The fourth season of the hit Netflix series "House of Cards" debuted on Friday, and by many critics' accounts, it marks a return to form for the ruthless political thriller. But it also arrives amid a campaign season that is arguably stranger than fiction with a real-life leading candidate who would easily upstage actor Kevin Spacey’s iconic antihero Frank Underwood.
Through the years, the Underwood character has lied, manipulated, even murdered to ascend to the presidency of the United States, and part of the show’s intrinsic appeal is its ability to make the patently absurd seem eerily plausible. But the 2016 campaign — which has been dominated by real estate mogul-turned-reality TV star Donald Trump on the airwaves and in the polls — may have usurped “House of Cards” in its ability to shock.
In the last week alone, Trump has had to defend his position on white supremacists, has been condemned as a “phony” and a "fraud" by the Republican Party’s last presidential nominee, and made allusions to the size of his own penis on a prime-time debate stage. And while the fictional President Underwood spent most of season three bogged down in policy debates with Congress, Trump has stubbornly refused to be pinned down by details or his own past public statements.
From the moment Trump launched his campaign last summer, pundits have attempted to find a corollary with some sort of cinematic precedent. The notion that his candidacy has resembled something out of a movie has inspired comparisons to the character of "Lonesome" Rhodes (played brilliantly by Andy Griffith) in the acclaimed 1957 media satire “A Face in the Crowd.” The Rhodes character is a common criminal (with lascivious tendencies) who evolves into a political demagogue when he becomes the star of a variety TV show that exerts incredible influence on an audience of earnest, but mostly under-employed and uneducated viewers. Sound familiar?
Others, such as the publisher of The New Hampshire Union Leader, have seen a more apt analogy in the guise of the villainous Biff Tannen of the “Back to the Future” films. Even the writer of that series has claimed that the character’s transition into a greedy, grotesque, womanizing casino magnate was inspired by The Donald.
But perhaps the best modern equivalent can be found in legendary actor-director Warren Beatty’s acclaimed 1998 comedy “Bullworth,” in which he plays an aging senator who enthralls the public by profanely speaking from the heart as if he has nothing to lose. (The candidate has taken out an insurance policy on himself and thinks he will be imminently dying.) Coincidentally, all of these characters endure some form of comeuppance — which has so far eluded Trump.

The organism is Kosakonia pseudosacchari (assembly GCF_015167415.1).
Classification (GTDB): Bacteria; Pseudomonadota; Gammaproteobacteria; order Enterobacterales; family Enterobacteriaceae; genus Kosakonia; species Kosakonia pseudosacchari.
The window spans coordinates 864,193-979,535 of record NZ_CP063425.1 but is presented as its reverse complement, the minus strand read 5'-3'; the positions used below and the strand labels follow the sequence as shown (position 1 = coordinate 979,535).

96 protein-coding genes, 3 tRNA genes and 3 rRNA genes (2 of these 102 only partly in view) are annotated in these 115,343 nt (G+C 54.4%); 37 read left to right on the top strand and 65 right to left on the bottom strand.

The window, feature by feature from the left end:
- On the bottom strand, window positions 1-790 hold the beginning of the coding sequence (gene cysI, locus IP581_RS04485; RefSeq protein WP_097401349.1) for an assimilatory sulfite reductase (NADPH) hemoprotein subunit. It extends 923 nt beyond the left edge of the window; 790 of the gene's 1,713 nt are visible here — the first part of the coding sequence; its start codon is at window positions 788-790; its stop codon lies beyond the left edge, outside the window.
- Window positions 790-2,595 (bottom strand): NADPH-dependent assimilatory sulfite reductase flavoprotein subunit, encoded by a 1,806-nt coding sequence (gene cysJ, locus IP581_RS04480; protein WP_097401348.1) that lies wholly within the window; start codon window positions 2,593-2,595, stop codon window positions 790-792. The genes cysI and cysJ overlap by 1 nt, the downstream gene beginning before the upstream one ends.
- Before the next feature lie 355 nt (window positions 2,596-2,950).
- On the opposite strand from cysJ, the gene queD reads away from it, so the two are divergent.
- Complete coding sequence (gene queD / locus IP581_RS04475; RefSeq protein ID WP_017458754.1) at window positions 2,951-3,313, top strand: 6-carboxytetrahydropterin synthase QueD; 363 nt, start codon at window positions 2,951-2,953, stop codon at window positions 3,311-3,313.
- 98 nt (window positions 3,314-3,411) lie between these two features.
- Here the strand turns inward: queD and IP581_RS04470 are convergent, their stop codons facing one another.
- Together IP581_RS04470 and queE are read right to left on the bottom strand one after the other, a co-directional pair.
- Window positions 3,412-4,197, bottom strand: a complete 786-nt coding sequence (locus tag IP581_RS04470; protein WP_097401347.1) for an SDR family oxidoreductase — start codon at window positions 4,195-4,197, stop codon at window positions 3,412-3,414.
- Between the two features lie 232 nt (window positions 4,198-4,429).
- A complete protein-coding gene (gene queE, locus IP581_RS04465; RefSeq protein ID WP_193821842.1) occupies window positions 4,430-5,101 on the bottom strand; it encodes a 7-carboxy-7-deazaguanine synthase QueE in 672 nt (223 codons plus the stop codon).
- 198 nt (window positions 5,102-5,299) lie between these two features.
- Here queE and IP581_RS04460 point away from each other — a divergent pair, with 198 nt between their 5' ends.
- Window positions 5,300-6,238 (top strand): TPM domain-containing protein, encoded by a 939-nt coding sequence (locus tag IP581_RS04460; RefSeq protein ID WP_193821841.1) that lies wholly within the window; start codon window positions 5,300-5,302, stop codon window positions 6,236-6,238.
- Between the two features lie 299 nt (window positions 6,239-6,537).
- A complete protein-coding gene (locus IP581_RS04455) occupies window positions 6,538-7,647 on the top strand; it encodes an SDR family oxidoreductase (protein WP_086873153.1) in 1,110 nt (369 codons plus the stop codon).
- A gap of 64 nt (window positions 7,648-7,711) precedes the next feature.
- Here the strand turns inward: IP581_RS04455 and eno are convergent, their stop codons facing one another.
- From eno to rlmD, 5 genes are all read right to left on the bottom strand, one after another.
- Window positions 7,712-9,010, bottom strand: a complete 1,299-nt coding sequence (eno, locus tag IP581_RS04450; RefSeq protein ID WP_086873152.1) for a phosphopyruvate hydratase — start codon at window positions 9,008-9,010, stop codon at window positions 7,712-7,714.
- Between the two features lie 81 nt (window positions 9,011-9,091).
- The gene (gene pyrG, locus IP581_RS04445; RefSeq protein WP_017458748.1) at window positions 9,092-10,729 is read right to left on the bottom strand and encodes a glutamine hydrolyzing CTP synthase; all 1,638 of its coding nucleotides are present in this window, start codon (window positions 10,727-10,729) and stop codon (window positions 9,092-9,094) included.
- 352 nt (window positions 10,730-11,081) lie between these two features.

But the reality is there is no character and no scenario that can upstage what we are witnessing with Trump. Not unlike what happened with the Oscar-winning 1976 film ‘Network” — where even some of its wildest predictions about the direction of the entertainment industry have since proven true — the blood sport political antics of “House of Cards” may seem diluted, if not dated, now by current events.
For instance, a plot point in the new season hinges around a billboard that links Underwood, who is running for re-election, to the Ku Klux Klan. But for viewers who have been hearing about support for Trump from the likes of David Duke and other white nationalist groups and individuals, this will feel no less surreal than what they digest every day from cable news. And Underwood's ambitious "America Works" job program, which consumed much of season three, seems tepid compared to Trump's wildly controversial plans to build a border wall along the southwestern United States, deport 11 million undocumented immigrants, and to "temporarily" ban Muslims from emigrating to America.
Meanwhile, should Trump triumph in a slew of upcoming primaries this month, he will be, barring some calamity, the presumptive Republican nominee, despite hundreds of millions of dollars spent in opposition to him and several prominent Republican leaders declaring they won't support him under any circumstances. A series of Trump victories in the next few weeks will almost certainly lead to a fight for the soul of the Republican party on their convention floor this summer, the kind of real-life political drama the nation hasn't seen in more than 40 years. How can "House of Cards" compete with that?